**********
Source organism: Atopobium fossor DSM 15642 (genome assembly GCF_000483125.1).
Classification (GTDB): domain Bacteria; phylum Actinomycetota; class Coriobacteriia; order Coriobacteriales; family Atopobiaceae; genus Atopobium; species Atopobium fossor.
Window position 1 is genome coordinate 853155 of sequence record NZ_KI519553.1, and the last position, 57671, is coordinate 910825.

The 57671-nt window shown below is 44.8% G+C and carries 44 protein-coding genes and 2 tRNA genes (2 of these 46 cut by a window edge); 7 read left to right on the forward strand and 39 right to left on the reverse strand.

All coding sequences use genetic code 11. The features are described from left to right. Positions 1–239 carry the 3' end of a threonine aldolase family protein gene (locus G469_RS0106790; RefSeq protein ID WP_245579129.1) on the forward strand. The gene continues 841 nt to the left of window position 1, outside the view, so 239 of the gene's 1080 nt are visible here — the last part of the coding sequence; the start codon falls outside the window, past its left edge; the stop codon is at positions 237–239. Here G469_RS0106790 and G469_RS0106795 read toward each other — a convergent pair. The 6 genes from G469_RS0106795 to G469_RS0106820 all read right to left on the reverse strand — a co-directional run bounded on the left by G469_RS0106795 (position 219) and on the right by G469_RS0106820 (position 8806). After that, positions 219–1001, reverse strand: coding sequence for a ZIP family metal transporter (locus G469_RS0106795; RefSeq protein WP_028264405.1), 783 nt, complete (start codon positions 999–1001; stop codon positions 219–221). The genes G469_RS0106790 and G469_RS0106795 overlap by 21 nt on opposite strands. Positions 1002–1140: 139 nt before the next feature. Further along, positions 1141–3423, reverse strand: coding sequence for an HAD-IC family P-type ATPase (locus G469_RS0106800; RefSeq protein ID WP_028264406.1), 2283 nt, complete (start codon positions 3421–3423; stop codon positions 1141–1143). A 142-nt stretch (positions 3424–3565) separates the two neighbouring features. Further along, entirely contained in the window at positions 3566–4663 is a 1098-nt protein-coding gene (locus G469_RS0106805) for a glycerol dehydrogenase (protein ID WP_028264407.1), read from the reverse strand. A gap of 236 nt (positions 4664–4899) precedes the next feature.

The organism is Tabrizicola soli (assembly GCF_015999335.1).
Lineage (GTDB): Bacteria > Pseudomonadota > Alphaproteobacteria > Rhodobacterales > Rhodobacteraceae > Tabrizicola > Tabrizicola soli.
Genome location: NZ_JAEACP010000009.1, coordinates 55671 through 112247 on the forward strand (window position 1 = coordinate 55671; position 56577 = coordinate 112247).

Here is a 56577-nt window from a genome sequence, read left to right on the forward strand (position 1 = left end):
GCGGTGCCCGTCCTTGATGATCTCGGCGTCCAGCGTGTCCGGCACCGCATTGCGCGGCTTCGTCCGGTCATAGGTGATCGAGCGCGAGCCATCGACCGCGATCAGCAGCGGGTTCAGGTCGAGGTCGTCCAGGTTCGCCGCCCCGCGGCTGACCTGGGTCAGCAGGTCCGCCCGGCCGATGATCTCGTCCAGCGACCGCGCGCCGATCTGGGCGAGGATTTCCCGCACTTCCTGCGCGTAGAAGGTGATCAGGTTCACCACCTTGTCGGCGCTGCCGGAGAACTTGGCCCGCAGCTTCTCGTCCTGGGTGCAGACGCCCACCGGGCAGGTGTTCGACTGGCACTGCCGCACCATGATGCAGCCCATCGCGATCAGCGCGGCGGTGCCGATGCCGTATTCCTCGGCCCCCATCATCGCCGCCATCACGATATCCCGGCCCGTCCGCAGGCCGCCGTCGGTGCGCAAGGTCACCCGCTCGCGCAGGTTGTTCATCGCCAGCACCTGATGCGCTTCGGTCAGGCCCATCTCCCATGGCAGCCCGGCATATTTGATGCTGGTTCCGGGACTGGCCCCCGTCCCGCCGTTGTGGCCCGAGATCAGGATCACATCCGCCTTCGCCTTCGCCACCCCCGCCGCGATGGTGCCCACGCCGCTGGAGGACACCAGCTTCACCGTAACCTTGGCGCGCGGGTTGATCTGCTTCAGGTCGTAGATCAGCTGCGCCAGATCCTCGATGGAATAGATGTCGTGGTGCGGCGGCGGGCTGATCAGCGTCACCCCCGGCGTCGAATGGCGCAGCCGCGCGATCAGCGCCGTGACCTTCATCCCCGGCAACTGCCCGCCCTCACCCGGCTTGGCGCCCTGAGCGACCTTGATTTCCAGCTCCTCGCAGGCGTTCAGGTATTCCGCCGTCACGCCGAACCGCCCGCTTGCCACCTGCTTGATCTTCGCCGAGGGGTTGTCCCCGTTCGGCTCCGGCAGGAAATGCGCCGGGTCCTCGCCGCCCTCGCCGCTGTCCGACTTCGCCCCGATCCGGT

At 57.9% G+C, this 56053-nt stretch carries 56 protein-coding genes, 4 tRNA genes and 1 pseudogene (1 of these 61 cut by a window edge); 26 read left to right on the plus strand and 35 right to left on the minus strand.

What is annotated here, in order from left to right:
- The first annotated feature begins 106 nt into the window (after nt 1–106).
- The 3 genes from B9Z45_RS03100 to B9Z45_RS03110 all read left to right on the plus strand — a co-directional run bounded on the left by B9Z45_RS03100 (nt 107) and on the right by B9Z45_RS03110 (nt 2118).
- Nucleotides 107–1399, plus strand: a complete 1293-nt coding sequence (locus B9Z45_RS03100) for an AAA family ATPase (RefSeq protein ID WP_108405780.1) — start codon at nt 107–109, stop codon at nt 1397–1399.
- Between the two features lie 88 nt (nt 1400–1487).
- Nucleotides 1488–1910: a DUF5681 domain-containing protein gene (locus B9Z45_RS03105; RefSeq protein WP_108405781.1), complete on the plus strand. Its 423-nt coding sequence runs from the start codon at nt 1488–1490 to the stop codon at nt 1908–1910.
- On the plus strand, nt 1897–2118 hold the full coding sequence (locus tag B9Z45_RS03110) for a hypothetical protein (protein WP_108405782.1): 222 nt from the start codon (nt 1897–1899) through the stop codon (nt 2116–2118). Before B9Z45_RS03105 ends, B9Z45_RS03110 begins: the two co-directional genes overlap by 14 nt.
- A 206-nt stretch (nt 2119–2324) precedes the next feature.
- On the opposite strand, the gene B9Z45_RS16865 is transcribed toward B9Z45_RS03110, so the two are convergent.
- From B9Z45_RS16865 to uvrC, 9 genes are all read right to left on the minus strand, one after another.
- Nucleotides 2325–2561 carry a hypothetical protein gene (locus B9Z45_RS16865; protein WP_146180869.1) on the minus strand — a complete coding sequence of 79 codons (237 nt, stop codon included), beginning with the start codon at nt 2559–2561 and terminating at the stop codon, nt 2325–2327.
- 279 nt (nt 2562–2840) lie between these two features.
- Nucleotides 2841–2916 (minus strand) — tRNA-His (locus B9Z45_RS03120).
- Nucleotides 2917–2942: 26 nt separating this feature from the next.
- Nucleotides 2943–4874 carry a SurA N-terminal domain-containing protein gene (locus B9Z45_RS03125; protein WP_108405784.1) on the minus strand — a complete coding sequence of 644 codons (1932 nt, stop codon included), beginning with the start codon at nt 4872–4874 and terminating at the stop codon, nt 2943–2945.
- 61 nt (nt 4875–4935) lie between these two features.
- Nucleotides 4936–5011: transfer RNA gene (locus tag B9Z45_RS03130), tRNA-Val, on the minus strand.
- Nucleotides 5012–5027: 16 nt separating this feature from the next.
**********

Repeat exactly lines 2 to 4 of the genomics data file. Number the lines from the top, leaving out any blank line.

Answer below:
Classification (GTDB): domain Bacteria; phylum Actinomycetota; class Coriobacteriia; order Coriobacteriales; family Atopobiaceae; genus Atopobium; species Atopobium fossor.
Window position 1 is genome coordinate 853155 of sequence record NZ_KI519553.1, and the last position, 57671, is coordinate 910825.

The 57671-nt window shown below is 44.8% G+C and carries 44 protein-coding genes and 2 tRNA genes (2 of these 46 cut by a window edge); 7 read left to right on the forward strand and 39 right to left on the reverse strand.